Volatile, uncertain, complex, ambiguous. With the possible exception of volatile, these words, which come together to form the military acronym VUCA, could very well describe a typical workday. Our supervisors, co-workers, subordinates; our organization’s technology or strategy; projects, processes, and protocol; and above all, external market circumstances—all of these can contribute to a VUCA work environment.
In their book Rapid Retooling (ATD Press, 2013), change management consultants Antoine Gerschel and Lawrence Polsky use examples from major multinational corporations to small start-ups, to explain how successful businesses adjust their internal structures, processes, reward systems, and so forth to enable continual change—making them more competitive in VUCA markets. Gerschel and Polsky now have an ATD workshop of the same name, which was held for the first time on September 15-16 in Washington, D.C.
The workshop began with an assessment of participants’ own change management challenges. New executives, lack of infrastructure, competing priorities, peacekeeping, employee morale, resistance to change—the list was long. One particularly daunting challenge was balancing normal work priorities with change initiatives—keeping the customer experience as smooth as possible while dealing with internal turmoil. Another perplexing problem that surfaced during the workshop was balancing the number and rate of changes—too much or too fast, and employees will typically perceive their leadership as incompetent, Polsky said. Too little, too slowly, and business performance will suffer.
From day one, part one of the workshop, here are a couple straightforward tips for dealing with a major change initiative:
- Be able to deliver a succinct, compelling case for change in a few sentences (elevator speech-style).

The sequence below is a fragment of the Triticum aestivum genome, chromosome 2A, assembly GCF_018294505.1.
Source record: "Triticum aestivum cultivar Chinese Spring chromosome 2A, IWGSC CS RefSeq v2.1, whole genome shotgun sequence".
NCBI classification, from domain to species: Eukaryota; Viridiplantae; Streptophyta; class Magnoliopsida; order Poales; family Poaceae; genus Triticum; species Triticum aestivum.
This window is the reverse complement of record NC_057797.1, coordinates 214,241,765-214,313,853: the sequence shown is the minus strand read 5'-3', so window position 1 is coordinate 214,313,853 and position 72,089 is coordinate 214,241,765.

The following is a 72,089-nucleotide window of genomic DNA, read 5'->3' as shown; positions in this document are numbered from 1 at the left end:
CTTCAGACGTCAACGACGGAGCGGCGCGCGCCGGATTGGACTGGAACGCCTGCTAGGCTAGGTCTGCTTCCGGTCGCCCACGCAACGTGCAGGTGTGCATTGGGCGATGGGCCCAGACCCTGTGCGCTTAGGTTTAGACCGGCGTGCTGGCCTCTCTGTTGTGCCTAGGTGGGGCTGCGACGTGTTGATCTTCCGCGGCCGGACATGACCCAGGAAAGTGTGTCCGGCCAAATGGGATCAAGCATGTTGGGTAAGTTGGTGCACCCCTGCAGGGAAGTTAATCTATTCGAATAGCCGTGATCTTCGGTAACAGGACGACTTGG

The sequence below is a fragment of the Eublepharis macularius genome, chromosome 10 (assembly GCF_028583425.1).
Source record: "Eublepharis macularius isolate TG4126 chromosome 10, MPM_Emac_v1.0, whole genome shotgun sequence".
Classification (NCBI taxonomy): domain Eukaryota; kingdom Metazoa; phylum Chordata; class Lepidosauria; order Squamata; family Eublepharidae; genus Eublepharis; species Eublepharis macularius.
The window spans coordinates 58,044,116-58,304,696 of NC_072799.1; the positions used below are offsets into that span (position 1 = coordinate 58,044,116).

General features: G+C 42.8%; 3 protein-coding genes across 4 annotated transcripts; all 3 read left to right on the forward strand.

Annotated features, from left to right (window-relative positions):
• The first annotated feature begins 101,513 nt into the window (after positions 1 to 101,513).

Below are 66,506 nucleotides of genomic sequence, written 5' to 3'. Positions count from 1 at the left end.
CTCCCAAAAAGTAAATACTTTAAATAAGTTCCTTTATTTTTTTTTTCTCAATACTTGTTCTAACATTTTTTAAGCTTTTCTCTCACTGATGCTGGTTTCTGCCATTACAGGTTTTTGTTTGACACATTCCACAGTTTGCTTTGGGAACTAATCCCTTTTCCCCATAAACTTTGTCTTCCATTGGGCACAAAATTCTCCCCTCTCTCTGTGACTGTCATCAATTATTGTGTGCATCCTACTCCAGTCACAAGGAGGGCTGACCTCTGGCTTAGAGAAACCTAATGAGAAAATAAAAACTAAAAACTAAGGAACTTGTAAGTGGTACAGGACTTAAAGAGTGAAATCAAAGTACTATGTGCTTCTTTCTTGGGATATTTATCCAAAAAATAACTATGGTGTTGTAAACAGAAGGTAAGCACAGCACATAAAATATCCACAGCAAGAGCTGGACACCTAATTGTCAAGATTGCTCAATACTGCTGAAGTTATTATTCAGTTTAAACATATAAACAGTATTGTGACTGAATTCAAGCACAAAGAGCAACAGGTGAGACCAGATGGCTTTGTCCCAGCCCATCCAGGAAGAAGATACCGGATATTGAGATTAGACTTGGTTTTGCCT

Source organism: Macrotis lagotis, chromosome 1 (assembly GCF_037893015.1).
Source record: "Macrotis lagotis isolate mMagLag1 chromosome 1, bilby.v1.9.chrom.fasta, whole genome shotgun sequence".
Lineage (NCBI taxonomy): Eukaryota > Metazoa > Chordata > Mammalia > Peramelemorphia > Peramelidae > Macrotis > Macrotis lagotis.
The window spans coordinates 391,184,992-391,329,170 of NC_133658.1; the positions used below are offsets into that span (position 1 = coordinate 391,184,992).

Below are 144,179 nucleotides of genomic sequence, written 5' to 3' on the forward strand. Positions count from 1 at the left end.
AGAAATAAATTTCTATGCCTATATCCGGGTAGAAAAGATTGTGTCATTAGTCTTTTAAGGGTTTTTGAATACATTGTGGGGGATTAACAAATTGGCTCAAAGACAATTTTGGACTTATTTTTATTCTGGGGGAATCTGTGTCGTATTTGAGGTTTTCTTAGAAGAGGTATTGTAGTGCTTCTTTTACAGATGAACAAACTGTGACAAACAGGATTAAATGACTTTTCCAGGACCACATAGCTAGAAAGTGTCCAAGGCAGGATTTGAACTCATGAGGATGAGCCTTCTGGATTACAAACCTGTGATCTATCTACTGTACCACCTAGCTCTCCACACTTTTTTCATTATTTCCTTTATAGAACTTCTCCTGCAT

- Don’t worry about crafting the perfect email to announce the change to the entire company—in fact, don’t do that at all. “A leader’s job is to clarify,” said Gerschel. “You cannot clarify a complex, uncertain situation in an email.” Polsky added, “Nothing meaningful will be communicated in writing.” So practice explaining the change in a few well-spoken sentences. Banish VUCA words from this speech. Be sure your organization’s managers and team leaders can do the same—employees will look to them for guidance through the daily realities of the change.
- Know that people’s urgency to change is awakened by the prospect of punishment or reward. Be honest and explain what will happen if the change is not made, and how that will impact employees.
- A simple way to increase business acumen at your organization is to make sure each employee understands how your organization makes money, and how they individually contribute to the bottom line. This keen awareness will help employees cut through unnecessary changes or ill-informed ideas, straight to solutions and innovations that will bring in revenue.
More executives recognize the importance of continual change—a statistic published in Rapid Retooling shows that 67 percent of CEOs believe their business models are sustainable for three years at most. Yet the ability to respond to continual change with foresight, agility, and efficiency is something few organizations have. These are qualities that must be embedded in an organization’s culture. For more guidance on change management, check out Rapid Retooling or follow Gerschel and Polsky’s blog at PeopleNRG.com.